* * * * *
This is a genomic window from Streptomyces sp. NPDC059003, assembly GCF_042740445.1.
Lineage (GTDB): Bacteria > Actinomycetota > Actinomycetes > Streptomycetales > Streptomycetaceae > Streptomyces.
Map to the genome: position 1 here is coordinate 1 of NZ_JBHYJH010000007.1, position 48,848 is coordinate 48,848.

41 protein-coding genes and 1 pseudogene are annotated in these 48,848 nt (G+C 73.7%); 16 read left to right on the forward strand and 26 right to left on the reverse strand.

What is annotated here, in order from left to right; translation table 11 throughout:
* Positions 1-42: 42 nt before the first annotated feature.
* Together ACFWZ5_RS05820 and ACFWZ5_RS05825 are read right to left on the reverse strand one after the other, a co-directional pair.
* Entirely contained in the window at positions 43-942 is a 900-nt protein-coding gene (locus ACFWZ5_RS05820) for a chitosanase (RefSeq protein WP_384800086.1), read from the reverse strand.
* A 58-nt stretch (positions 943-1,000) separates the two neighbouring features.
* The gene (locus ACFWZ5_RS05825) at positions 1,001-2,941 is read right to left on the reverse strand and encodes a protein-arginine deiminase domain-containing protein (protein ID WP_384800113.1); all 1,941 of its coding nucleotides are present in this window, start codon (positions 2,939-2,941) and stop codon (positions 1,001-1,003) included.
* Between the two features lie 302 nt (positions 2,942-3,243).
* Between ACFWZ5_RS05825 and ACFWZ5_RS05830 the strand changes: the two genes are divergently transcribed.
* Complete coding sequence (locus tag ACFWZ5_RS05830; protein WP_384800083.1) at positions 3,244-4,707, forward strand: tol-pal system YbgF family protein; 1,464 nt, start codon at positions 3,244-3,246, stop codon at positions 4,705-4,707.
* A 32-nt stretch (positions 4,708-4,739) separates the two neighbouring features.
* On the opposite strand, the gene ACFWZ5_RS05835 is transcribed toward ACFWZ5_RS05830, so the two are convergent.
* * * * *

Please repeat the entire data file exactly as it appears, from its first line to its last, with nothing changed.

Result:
This is a genomic window from Streptomyces sp. NPDC059003, assembly GCF_042740445.1.
Lineage (GTDB): Bacteria > Actinomycetota > Actinomycetes > Streptomycetales > Streptomycetaceae > Streptomyces.
Map to the genome: position 1 here is coordinate 1 of NZ_JBHYJH010000007.1, position 48,848 is coordinate 48,848.

41 protein-coding genes and 1 pseudogene are annotated in these 48,848 nt (G+C 73.7%); 16 read left to right on the forward strand and 26 right to left on the reverse strand.

What is annotated here, in order from left to right; translation table 11 throughout:
* Positions 1-42: 42 nt before the first annotated feature.
* Together ACFWZ5_RS05820 and ACFWZ5_RS05825 are read right to left on the reverse strand one after the other, a co-directional pair.
* Entirely contained in the window at positions 43-942 is a 900-nt protein-coding gene (locus ACFWZ5_RS05820) for a chitosanase (RefSeq protein WP_384800086.1), read from the reverse strand.
* A 58-nt stretch (positions 943-1,000) separates the two neighbouring features.
* The gene (locus ACFWZ5_RS05825) at positions 1,001-2,941 is read right to left on the reverse strand and encodes a protein-arginine deiminase domain-containing protein (protein ID WP_384800113.1); all 1,941 of its coding nucleotides are present in this window, start codon (positions 2,939-2,941) and stop codon (positions 1,001-1,003) included.
* Between the two features lie 302 nt (positions 2,942-3,243).
* Between ACFWZ5_RS05825 and ACFWZ5_RS05830 the strand changes: the two genes are divergently transcribed.
* Complete coding sequence (locus tag ACFWZ5_RS05830; protein WP_384800083.1) at positions 3,244-4,707, forward strand: tol-pal system YbgF family protein; 1,464 nt, start codon at positions 3,244-3,246, stop codon at positions 4,705-4,707.
* A 32-nt stretch (positions 4,708-4,739) separates the two neighbouring features.
* On the opposite strand, the gene ACFWZ5_RS05835 is transcribed toward ACFWZ5_RS05830, so the two are convergent.